Restructuring the 8th Century Landscape: Planned Settlements,Estates and Minsters in pre-Viking England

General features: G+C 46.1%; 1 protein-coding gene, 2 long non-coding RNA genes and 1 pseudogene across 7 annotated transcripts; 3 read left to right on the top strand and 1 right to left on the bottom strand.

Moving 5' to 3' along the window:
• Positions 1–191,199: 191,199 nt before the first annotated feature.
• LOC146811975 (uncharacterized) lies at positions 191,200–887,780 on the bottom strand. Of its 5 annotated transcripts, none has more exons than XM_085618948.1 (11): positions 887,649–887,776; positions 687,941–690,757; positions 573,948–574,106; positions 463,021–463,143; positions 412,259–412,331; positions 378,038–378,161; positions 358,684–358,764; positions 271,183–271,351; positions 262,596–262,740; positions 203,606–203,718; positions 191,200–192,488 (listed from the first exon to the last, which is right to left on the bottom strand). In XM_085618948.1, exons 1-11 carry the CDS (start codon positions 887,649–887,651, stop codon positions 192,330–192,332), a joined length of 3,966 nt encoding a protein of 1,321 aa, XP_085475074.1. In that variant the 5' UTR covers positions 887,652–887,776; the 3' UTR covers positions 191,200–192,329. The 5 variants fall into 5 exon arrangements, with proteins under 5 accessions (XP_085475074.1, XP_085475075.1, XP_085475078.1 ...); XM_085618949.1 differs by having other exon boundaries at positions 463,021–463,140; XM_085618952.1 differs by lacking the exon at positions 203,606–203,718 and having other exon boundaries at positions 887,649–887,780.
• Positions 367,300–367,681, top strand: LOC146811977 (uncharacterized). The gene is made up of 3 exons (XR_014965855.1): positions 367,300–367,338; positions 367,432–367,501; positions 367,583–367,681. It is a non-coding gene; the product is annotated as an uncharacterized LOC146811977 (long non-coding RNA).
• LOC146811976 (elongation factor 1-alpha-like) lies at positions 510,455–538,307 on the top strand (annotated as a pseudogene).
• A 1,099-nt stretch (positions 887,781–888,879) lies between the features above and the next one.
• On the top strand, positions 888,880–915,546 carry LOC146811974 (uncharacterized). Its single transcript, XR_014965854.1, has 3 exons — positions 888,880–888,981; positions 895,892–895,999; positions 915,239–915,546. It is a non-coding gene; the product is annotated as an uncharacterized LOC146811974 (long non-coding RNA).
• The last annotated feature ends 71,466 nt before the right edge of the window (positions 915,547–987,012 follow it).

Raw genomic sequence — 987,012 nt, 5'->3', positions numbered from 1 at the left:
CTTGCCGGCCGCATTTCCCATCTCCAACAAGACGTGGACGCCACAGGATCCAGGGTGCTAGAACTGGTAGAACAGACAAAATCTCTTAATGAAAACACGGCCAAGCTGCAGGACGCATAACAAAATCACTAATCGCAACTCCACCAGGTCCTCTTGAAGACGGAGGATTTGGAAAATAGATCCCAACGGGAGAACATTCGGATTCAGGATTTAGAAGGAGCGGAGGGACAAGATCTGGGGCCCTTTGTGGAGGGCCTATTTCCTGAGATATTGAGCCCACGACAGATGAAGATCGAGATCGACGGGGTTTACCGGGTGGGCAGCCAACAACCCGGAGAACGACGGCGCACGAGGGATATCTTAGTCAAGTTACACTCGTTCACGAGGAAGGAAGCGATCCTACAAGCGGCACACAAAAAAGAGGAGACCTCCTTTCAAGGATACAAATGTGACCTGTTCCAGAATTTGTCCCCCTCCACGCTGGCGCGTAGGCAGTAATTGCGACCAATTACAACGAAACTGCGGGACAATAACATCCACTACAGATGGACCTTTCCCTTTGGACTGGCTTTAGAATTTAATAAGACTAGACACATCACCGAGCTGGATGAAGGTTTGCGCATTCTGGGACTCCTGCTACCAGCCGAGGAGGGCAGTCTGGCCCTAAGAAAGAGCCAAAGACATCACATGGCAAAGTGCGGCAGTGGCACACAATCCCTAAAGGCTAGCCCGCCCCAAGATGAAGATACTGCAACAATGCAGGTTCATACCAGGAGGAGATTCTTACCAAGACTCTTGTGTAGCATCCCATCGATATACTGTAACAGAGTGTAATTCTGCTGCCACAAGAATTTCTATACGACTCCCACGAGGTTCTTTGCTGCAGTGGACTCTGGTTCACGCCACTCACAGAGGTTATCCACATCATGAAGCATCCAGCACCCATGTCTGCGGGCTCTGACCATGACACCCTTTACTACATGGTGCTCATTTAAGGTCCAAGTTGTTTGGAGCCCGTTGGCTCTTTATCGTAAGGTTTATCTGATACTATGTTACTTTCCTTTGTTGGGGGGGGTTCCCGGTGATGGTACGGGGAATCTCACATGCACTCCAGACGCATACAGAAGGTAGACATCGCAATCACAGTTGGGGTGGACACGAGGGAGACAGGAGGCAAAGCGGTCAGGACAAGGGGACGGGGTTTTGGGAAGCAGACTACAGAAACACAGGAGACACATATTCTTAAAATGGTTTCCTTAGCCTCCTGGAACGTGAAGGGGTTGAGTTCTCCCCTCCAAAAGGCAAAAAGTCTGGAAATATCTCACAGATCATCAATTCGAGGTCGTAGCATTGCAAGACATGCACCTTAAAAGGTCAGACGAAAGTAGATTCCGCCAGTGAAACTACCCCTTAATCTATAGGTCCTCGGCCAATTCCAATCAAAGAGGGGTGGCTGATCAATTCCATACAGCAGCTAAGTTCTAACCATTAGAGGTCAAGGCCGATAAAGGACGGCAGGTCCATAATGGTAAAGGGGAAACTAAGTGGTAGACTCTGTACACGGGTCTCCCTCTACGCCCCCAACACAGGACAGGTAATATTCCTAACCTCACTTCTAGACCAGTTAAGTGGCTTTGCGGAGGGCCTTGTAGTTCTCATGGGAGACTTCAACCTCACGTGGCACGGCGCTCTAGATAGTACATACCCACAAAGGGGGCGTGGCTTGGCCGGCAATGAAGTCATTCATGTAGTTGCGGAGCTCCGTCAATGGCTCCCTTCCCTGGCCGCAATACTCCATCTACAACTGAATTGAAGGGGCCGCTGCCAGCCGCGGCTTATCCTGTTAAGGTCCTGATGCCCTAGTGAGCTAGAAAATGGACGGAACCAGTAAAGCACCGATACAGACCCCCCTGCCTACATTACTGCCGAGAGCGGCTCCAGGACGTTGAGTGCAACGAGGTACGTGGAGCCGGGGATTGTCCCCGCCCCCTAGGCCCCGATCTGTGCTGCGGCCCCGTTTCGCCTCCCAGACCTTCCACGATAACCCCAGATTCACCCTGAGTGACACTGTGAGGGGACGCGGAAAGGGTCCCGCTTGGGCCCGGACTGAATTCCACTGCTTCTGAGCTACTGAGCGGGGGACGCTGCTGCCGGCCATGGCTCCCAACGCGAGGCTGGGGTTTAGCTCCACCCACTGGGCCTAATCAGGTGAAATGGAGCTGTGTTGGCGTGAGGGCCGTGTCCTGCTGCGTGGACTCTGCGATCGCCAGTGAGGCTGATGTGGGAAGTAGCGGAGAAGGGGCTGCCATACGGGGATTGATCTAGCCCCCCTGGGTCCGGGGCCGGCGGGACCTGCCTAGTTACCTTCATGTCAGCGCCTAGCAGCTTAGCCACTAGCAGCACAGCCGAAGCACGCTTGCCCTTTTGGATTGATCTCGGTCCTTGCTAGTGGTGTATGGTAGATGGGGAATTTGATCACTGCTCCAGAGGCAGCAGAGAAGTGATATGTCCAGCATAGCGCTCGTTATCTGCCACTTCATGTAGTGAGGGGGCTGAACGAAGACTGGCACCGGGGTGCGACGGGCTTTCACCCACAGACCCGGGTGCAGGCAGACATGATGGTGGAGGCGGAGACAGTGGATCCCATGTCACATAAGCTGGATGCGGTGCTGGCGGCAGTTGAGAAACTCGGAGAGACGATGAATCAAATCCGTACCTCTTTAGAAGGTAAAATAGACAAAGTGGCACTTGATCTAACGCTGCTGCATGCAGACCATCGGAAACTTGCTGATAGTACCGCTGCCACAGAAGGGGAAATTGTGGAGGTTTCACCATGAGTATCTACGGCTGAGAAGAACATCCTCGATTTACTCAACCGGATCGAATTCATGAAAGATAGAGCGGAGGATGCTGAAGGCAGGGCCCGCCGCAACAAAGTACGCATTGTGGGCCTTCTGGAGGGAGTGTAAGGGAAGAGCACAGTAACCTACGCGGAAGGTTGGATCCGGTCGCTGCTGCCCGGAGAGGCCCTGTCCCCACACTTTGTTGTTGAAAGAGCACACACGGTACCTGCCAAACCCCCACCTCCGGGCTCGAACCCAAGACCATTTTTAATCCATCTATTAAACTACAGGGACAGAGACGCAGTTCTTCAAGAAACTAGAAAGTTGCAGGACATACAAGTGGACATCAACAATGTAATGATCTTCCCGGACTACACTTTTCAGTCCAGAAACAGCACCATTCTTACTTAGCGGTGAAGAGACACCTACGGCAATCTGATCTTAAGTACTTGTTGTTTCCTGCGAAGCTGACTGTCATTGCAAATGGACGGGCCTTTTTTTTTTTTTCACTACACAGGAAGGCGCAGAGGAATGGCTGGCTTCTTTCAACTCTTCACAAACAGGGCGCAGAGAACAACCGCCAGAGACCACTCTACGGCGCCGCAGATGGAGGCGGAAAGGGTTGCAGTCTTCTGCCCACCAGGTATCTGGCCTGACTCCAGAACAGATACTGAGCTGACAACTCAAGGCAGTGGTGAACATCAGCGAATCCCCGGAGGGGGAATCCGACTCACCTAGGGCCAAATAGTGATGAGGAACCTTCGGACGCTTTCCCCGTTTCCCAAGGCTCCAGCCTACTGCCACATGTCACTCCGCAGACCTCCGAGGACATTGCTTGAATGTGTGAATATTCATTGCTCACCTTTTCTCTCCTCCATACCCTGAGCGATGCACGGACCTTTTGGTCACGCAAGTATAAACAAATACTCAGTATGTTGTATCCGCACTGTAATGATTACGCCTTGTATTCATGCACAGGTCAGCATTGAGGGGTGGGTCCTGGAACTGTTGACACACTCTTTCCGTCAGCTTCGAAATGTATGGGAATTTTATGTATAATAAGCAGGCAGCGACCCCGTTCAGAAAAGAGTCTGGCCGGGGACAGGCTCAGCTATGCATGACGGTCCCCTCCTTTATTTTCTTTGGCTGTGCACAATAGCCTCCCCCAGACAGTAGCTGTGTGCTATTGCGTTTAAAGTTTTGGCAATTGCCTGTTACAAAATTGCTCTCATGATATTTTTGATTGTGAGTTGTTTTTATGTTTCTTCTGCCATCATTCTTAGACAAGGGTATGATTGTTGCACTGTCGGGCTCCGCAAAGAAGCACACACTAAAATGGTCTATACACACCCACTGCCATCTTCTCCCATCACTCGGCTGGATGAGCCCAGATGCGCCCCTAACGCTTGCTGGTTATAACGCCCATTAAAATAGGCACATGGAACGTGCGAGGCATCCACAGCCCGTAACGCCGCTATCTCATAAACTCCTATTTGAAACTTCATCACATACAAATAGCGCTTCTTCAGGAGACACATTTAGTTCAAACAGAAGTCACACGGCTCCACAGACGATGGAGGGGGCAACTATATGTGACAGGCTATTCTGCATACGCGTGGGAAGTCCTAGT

Although current scholarship has developed a convincing model for the structure and functioning of Middle Saxon estates, little is known of how elite lordship infuenced the wider settlement landscape in this pre-Viking period. Archaeological investigation within currently occupied villages, however, is providing crucial evidence of settlement in areas located away from estate centres and their agricultural cores. This paper reviews two excavations that have identified Middle Saxon settlements within the environs of modern villages in Cambridgeshire. These stable and structured communities,which utilised a mixed farming economy, represent a vital contribution to our understanding of the early medieval countryside. It is argued that settlement planning was a common feature of pre-Viking rural settlements, probably first initiated by ecclesiastical communities. It appears that the move towards more stable settlement foci and a structured agricultural landscape was motivated by newly permanent monastic groups before the breakdown of large ‘multiple’estates. These changes, it is asserted, laid the foundations of what were to eventually emerge as nucleated medieval villages.